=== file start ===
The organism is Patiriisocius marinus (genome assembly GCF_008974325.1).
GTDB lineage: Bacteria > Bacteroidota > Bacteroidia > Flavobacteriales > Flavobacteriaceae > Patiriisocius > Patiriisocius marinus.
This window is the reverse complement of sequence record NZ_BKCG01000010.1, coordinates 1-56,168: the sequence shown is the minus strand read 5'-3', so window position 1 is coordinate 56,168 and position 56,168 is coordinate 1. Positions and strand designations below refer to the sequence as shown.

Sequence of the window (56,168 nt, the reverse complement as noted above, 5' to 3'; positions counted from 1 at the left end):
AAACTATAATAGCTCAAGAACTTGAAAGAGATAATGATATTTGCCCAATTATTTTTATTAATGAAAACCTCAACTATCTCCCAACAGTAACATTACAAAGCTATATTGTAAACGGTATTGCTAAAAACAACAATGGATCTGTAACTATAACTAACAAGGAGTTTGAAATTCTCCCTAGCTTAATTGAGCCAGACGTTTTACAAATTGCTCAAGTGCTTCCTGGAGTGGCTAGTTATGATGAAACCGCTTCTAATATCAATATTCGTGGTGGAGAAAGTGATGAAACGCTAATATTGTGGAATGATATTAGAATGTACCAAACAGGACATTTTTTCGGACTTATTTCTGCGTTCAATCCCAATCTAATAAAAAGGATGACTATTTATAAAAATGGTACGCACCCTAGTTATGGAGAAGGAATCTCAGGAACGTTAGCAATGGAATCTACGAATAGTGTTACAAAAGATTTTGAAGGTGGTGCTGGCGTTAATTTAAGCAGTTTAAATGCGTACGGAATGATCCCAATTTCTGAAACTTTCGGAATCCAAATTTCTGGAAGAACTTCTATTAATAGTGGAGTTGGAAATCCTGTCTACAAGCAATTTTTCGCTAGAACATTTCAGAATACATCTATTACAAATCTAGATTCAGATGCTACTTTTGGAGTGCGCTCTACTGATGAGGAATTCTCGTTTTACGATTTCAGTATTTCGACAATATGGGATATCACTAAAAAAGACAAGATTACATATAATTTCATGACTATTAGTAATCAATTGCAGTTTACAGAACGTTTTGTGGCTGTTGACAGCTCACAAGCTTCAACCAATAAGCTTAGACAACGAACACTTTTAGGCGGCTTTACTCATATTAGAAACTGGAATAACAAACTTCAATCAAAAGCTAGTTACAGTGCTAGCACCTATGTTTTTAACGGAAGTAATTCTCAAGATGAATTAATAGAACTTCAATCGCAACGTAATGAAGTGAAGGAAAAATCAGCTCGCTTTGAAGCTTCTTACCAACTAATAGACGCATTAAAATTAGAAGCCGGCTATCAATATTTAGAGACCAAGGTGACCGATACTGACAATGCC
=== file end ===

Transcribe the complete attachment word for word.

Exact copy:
The organism is Patiriisocius marinus (genome assembly GCF_008974325.1).
GTDB lineage: Bacteria > Bacteroidota > Bacteroidia > Flavobacteriales > Flavobacteriaceae > Patiriisocius > Patiriisocius marinus.
This window is the reverse complement of sequence record NZ_BKCG01000010.1, coordinates 1-56,168: the sequence shown is the minus strand read 5'-3', so window position 1 is coordinate 56,168 and position 56,168 is coordinate 1. Positions and strand designations below refer to the sequence as shown.

Sequence of the window (56,168 nt, the reverse complement as noted above, 5' to 3'; positions counted from 1 at the left end):
AAACTATAATAGCTCAAGAACTTGAAAGAGATAATGATATTTGCCCAATTATTTTTATTAATGAAAACCTCAACTATCTCCCAACAGTAACATTACAAAGCTATATTGTAAACGGTATTGCTAAAAACAACAATGGATCTGTAACTATAACTAACAAGGAGTTTGAAATTCTCCCTAGCTTAATTGAGCCAGACGTTTTACAAATTGCTCAAGTGCTTCCTGGAGTGGCTAGTTATGATGAAACCGCTTCTAATATCAATATTCGTGGTGGAGAAAGTGATGAAACGCTAATATTGTGGAATGATATTAGAATGTACCAAACAGGACATTTTTTCGGACTTATTTCTGCGTTCAATCCCAATCTAATAAAAAGGATGACTATTTATAAAAATGGTACGCACCCTAGTTATGGAGAAGGAATCTCAGGAACGTTAGCAATGGAATCTACGAATAGTGTTACAAAAGATTTTGAAGGTGGTGCTGGCGTTAATTTAAGCAGTTTAAATGCGTACGGAATGATCCCAATTTCTGAAACTTTCGGAATCCAAATTTCTGGAAGAACTTCTATTAATAGTGGAGTTGGAAATCCTGTCTACAAGCAATTTTTCGCTAGAACATTTCAGAATACATCTATTACAAATCTAGATTCAGATGCTACTTTTGGAGTGCGCTCTACTGATGAGGAATTCTCGTTTTACGATTTCAGTATTTCGACAATATGGGATATCACTAAAAAAGACAAGATTACATATAATTTCATGACTATTAGTAATCAATTGCAGTTTACAGAACGTTTTGTGGCTGTTGACAGCTCACAAGCTTCAACCAATAAGCTTAGACAACGAACACTTTTAGGCGGCTTTACTCATATTAGAAACTGGAATAACAAACTTCAATCAAAAGCTAGTTACAGTGCTAGCACCTATGTTTTTAACGGAAGTAATTCTCAAGATGAATTAATAGAACTTCAATCGCAACGTAATGAAGTGAAGGAAAAATCAGCTCGCTTTGAAGCTTCTTACCAACTAATAGACGCATTAAAATTAGAAGCCGGCTATCAATATTTAGAGACCAAGGTGACCGATACTGACAATGCC